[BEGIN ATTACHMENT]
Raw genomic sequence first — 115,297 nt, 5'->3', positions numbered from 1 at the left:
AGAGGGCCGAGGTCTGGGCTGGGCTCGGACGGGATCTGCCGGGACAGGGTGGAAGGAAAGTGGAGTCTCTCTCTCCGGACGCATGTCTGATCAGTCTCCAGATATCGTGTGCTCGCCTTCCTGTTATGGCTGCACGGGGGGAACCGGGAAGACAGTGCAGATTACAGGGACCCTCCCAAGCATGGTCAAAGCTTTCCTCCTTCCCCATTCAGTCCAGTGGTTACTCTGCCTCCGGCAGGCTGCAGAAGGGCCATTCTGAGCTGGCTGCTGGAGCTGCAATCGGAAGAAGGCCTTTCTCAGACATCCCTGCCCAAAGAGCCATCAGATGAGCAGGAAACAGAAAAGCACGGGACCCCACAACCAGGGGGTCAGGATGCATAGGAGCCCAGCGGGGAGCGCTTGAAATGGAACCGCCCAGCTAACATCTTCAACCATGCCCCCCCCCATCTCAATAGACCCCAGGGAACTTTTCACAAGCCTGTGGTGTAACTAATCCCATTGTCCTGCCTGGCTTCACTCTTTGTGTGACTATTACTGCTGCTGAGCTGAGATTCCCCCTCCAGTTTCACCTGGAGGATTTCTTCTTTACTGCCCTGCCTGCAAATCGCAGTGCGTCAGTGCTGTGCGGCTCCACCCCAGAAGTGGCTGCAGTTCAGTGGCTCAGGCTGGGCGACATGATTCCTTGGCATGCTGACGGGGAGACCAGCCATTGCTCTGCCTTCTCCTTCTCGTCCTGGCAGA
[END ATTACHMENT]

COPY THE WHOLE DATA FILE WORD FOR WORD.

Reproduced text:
Raw genomic sequence first — 115,297 nt, 5'->3', positions numbered from 1 at the left:
AGAGGGCCGAGGTCTGGGCTGGGCTCGGACGGGATCTGCCGGGACAGGGTGGAAGGAAAGTGGAGTCTCTCTCTCCGGACGCATGTCTGATCAGTCTCCAGATATCGTGTGCTCGCCTTCCTGTTATGGCTGCACGGGGGGAACCGGGAAGACAGTGCAGATTACAGGGACCCTCCCAAGCATGGTCAAAGCTTTCCTCCTTCCCCATTCAGTCCAGTGGTTACTCTGCCTCCGGCAGGCTGCAGAAGGGCCATTCTGAGCTGGCTGCTGGAGCTGCAATCGGAAGAAGGCCTTTCTCAGACATCCCTGCCCAAAGAGCCATCAGATGAGCAGGAAACAGAAAAGCACGGGACCCCACAACCAGGGGGTCAGGATGCATAGGAGCCCAGCGGGGAGCGCTTGAAATGGAACCGCCCAGCTAACATCTTCAACCATGCCCCCCCCCATCTCAATAGACCCCAGGGAACTTTTCACAAGCCTGTGGTGTAACTAATCCCATTGTCCTGCCTGGCTTCACTCTTTGTGTGACTATTACTGCTGCTGAGCTGAGATTCCCCCTCCAGTTTCACCTGGAGGATTTCTTCTTTACTGCCCTGCCTGCAAATCGCAGTGCGTCAGTGCTGTGCGGCTCCACCCCAGAAGTGGCTGCAGTTCAGTGGCTCAGGCTGGGCGACATGATTCCTTGGCATGCTGACGGGGAGACCAGCCATTGCTCTGCCTTCTCCTTCTCGTCCTGGCAGA